Skip to content
Would you like to visit your local site?


We noticed you’re located in New Zealand. There isn't a local site available. Would you like to visit the Australian site?


Would you like to visit your local site?


Would you like to visit your local site?


Would you like to visit your local site?


Would you like to visit your local site?


Would you like to visit your local site?


Would you like to visit your local site?


Would you like to visit your local site?


Would you like to visit your local site?


Would you like to visit your local site?


Skip to Content
Back to Become a Creative Champion with Crayola
Sign Up!
Skip to Navigation

Telling My Tale

What's so special about each of us? Use Crayola® Erasable Colored Pencils and Watercolors to display their talents and hobbies in words and pictures.

  • Grade 4
    Grade 5
    Grade 6
  • 60 to 90 Minutes
  • Directions

    1. With Crayola Erasable Colored Pencils, ask students to write a list of activities that they do especially well. List the hobbies, topics, and ideas that they are most interested in, too.
    2. On one side of a large sheet of paper, ask students to use Crayola Washable Markers to draw their profiles (a side view of one's face) as if they were speaking.
    3. Each students will design a large thought bubble coming from his mouth. Inside the thought bubble, students draw pictures of their interests and skills.
    4. Next, have students cover work area with recycled newspaper. Use Crayola Watercolors and Watercolor Brushes to paint their pictures. Mix colors to create tints and shades, intense and pale colors. Dry on a flat surface.
    5. Add words to open areas using colored pencils.
    6. Provide time in the school day for students to introduce their tales to classmates.
  • Standards

    LA: Read and comprehend informational texts, including history/social studies, science, and technical texts, at the high end of the grade level text complexity band independently and proficiently.

    LA: Demonstrate command of the conventions of standard English grammar and usage when writing or speaking.

    LA: Demonstrate command of the conventions of standard English capitalization, punctuation, and spelling when writing.

    LA: Acquire and use accurately grade-appropriate general academic and domain-specific words and phrases, including those that signal contrast, addition, and other logical relationships (e.g., however, although, nevertheless, similarly, moreover, in addition).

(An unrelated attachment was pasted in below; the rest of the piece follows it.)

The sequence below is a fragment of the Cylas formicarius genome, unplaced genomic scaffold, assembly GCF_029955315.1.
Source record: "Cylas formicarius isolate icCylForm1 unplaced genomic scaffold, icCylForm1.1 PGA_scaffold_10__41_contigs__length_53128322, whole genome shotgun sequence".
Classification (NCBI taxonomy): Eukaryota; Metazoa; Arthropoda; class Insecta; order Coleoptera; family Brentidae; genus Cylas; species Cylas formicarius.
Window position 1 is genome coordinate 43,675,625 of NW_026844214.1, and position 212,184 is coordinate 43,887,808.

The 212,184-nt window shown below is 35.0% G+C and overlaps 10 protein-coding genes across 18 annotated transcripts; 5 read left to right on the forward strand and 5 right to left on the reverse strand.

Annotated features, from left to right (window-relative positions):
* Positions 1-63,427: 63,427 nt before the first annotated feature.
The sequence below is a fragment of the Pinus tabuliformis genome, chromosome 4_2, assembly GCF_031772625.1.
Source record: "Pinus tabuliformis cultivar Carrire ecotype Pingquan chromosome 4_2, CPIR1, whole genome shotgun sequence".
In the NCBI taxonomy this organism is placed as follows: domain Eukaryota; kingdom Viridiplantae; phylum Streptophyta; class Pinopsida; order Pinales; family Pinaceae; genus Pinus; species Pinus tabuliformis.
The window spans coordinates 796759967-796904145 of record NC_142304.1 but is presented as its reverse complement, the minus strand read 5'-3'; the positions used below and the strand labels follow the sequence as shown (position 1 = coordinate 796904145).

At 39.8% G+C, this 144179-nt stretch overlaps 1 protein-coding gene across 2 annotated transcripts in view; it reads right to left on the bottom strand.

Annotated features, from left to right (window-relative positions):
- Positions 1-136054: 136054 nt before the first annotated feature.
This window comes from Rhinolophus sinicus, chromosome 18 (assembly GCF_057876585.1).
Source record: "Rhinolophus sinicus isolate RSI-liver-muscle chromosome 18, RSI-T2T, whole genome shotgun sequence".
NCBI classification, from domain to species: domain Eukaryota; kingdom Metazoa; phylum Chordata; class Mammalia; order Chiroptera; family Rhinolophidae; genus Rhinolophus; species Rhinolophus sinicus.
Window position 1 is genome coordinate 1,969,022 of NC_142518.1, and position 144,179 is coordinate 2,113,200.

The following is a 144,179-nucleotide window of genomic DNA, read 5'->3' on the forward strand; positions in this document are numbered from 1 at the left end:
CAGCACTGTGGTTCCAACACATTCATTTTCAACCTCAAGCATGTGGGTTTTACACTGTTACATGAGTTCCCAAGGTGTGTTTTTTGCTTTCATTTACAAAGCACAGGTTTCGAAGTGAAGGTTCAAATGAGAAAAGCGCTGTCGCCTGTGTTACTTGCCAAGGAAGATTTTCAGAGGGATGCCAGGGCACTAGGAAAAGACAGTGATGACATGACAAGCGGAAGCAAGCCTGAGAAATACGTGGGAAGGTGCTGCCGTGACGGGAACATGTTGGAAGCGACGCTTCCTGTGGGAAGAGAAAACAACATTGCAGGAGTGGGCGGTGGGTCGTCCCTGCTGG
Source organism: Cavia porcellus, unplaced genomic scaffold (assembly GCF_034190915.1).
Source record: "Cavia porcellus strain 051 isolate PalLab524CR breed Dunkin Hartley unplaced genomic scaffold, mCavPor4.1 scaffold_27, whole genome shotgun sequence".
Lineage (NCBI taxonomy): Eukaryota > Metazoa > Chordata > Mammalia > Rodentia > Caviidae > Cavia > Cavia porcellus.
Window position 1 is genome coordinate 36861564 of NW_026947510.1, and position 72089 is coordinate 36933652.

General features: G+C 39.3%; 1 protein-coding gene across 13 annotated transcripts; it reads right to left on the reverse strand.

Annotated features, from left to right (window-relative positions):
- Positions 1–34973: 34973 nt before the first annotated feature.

LA: Engage effectively in a range of collaborative discussions (one-on-one, in groups, and teacher led) with diverse partners on grade level topics and texts, building on others’ ideas and expressing their own clearly.

    LA: Write routinely over extended time frames (time for research, reflection, and revision) and shorter time frames (a single sitting or a day or two) for a range of discipline-specific tasks, purposes, and audiences.

    SS: Identify and describe ways family, groups, and community influence the individual's daily life and personal choices.

    VA: Intentionally take advantage of the qualities and characteristics of art media, techniques, and processes to enhance communication of experiences and ideas.

    VA: Select and use the qualities of structures and functions of art to improve communication of ideas.

  • Adaptations

    Students use their "Telling My Tale" artwork to introduce themselves to classmates as an opening-of-the-year introduction.

    Have on hand in the classroom a variety of short biographies of famous persons. After reading the biographies, students create "Telling My Tale" artwork about their self-selected famous people. Classmates attempt to determine the identities of the famous people through the artwork.

    Using a large white board and Crayola Dry Erase Markers, students create a "Telling My Tale" template on the board with a female profile on one side of the board and a male profile on the opposite site. Sketch in 4-5 thought bubbles between the profiles. Provide students with the opportunity to introduce a classmate to the class by writing descriptors in the thought bubbles that help identify the unknown classmate. Examples could be, "This person is a terrific soccer goalie" or "This classmate has blue eyes." How many attempts will it take for someone to guess correctly?

    Use the white board/dry erase marker format to introduce various animals under study to classmates. In place of profiles, students may include a portion of the habitat that the animals live in.


Share this Lesson Plan

  • Creativity.
  • Capacity.
  • Collaboration.
  • Change.
Back to top